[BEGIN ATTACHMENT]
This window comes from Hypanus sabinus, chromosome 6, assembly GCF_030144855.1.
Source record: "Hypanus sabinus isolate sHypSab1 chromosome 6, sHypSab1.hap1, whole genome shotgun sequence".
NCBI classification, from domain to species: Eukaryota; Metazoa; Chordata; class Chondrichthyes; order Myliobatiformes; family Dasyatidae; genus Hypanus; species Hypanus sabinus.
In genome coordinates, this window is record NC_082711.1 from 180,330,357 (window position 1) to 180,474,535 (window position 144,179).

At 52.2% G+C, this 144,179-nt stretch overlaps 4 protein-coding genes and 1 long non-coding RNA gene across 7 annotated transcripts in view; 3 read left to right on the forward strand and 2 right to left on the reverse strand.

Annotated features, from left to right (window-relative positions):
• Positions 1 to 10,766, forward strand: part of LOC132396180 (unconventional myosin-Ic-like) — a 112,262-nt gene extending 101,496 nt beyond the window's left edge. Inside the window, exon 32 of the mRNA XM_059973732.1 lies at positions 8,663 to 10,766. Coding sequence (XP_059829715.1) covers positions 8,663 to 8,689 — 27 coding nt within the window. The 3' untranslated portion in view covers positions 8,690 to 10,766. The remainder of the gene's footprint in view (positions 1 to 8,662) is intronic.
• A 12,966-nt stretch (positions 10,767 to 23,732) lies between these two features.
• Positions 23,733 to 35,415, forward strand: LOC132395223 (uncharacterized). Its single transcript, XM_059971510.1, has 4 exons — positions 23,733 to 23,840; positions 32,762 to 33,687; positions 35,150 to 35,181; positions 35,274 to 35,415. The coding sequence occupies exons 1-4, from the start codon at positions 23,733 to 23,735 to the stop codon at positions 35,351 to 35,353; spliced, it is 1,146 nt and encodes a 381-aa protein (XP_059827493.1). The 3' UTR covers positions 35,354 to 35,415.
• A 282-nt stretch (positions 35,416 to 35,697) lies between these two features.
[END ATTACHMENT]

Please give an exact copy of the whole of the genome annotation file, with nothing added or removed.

This window comes from Hypanus sabinus, chromosome 6, assembly GCF_030144855.1.
Source record: "Hypanus sabinus isolate sHypSab1 chromosome 6, sHypSab1.hap1, whole genome shotgun sequence".
NCBI classification, from domain to species: Eukaryota; Metazoa; Chordata; class Chondrichthyes; order Myliobatiformes; family Dasyatidae; genus Hypanus; species Hypanus sabinus.
In genome coordinates, this window is record NC_082711.1 from 180,330,357 (window position 1) to 180,474,535 (window position 144,179).

At 52.2% G+C, this 144,179-nt stretch overlaps 4 protein-coding genes and 1 long non-coding RNA gene across 7 annotated transcripts in view; 3 read left to right on the forward strand and 2 right to left on the reverse strand.

Annotated features, from left to right (window-relative positions):
• Positions 1 to 10,766, forward strand: part of LOC132396180 (unconventional myosin-Ic-like) — a 112,262-nt gene extending 101,496 nt beyond the window's left edge. Inside the window, exon 32 of the mRNA XM_059973732.1 lies at positions 8,663 to 10,766. Coding sequence (XP_059829715.1) covers positions 8,663 to 8,689 — 27 coding nt within the window. The 3' untranslated portion in view covers positions 8,690 to 10,766. The remainder of the gene's footprint in view (positions 1 to 8,662) is intronic.
• A 12,966-nt stretch (positions 10,767 to 23,732) lies between these two features.
• Positions 23,733 to 35,415, forward strand: LOC132395223 (uncharacterized). Its single transcript, XM_059971510.1, has 4 exons — positions 23,733 to 23,840; positions 32,762 to 33,687; positions 35,150 to 35,181; positions 35,274 to 35,415. The coding sequence occupies exons 1-4, from the start codon at positions 23,733 to 23,735 to the stop codon at positions 35,351 to 35,353; spliced, it is 1,146 nt and encodes a 381-aa protein (XP_059827493.1). The 3' UTR covers positions 35,354 to 35,415.
• A 282-nt stretch (positions 35,416 to 35,697) lies between these two features.